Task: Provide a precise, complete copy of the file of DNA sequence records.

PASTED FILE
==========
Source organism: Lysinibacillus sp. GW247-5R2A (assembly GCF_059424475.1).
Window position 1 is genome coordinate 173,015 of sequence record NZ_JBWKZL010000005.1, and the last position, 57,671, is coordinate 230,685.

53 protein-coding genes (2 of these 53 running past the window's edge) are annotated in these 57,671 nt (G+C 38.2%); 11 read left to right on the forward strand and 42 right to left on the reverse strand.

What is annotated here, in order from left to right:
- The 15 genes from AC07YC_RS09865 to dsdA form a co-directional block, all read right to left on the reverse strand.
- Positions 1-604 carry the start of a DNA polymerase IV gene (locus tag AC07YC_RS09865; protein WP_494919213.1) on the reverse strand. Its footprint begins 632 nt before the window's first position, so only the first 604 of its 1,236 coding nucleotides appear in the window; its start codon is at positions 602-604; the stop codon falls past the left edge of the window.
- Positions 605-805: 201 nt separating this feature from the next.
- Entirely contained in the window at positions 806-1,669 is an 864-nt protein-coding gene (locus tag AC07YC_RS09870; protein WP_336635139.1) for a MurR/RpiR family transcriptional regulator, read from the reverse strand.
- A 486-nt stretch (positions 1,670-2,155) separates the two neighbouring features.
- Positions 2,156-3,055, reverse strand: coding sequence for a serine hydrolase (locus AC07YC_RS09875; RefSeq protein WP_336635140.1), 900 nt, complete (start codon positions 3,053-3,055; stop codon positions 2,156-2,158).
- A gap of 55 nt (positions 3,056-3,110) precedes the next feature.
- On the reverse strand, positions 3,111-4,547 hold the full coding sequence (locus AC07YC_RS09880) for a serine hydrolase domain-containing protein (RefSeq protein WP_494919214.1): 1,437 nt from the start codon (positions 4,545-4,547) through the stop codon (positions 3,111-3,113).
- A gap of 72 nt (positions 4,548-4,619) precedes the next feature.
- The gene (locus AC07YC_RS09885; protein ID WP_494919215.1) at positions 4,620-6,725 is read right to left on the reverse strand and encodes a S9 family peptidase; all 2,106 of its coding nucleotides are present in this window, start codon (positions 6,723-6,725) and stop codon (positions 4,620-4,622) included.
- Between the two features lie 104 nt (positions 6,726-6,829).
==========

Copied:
Source organism: Lysinibacillus sp. GW247-5R2A (assembly GCF_059424475.1).
Window position 1 is genome coordinate 173,015 of sequence record NZ_JBWKZL010000005.1, and the last position, 57,671, is coordinate 230,685.

53 protein-coding genes (2 of these 53 running past the window's edge) are annotated in these 57,671 nt (G+C 38.2%); 11 read left to right on the forward strand and 42 right to left on the reverse strand.

What is annotated here, in order from left to right:
- The 15 genes from AC07YC_RS09865 to dsdA form a co-directional block, all read right to left on the reverse strand.
- Positions 1-604 carry the start of a DNA polymerase IV gene (locus tag AC07YC_RS09865; protein WP_494919213.1) on the reverse strand. Its footprint begins 632 nt before the window's first position, so only the first 604 of its 1,236 coding nucleotides appear in the window; its start codon is at positions 602-604; the stop codon falls past the left edge of the window.
- Positions 605-805: 201 nt separating this feature from the next.
- Entirely contained in the window at positions 806-1,669 is an 864-nt protein-coding gene (locus tag AC07YC_RS09870; protein WP_336635139.1) for a MurR/RpiR family transcriptional regulator, read from the reverse strand.
- A 486-nt stretch (positions 1,670-2,155) separates the two neighbouring features.
- Positions 2,156-3,055, reverse strand: coding sequence for a serine hydrolase (locus AC07YC_RS09875; RefSeq protein WP_336635140.1), 900 nt, complete (start codon positions 3,053-3,055; stop codon positions 2,156-2,158).
- A gap of 55 nt (positions 3,056-3,110) precedes the next feature.
- On the reverse strand, positions 3,111-4,547 hold the full coding sequence (locus AC07YC_RS09880) for a serine hydrolase domain-containing protein (RefSeq protein WP_494919214.1): 1,437 nt from the start codon (positions 4,545-4,547) through the stop codon (positions 3,111-3,113).
- A gap of 72 nt (positions 4,548-4,619) precedes the next feature.
- The gene (locus AC07YC_RS09885; protein ID WP_494919215.1) at positions 4,620-6,725 is read right to left on the reverse strand and encodes a S9 family peptidase; all 2,106 of its coding nucleotides are present in this window, start codon (positions 6,723-6,725) and stop codon (positions 4,620-4,622) included.
- Between the two features lie 104 nt (positions 6,726-6,829).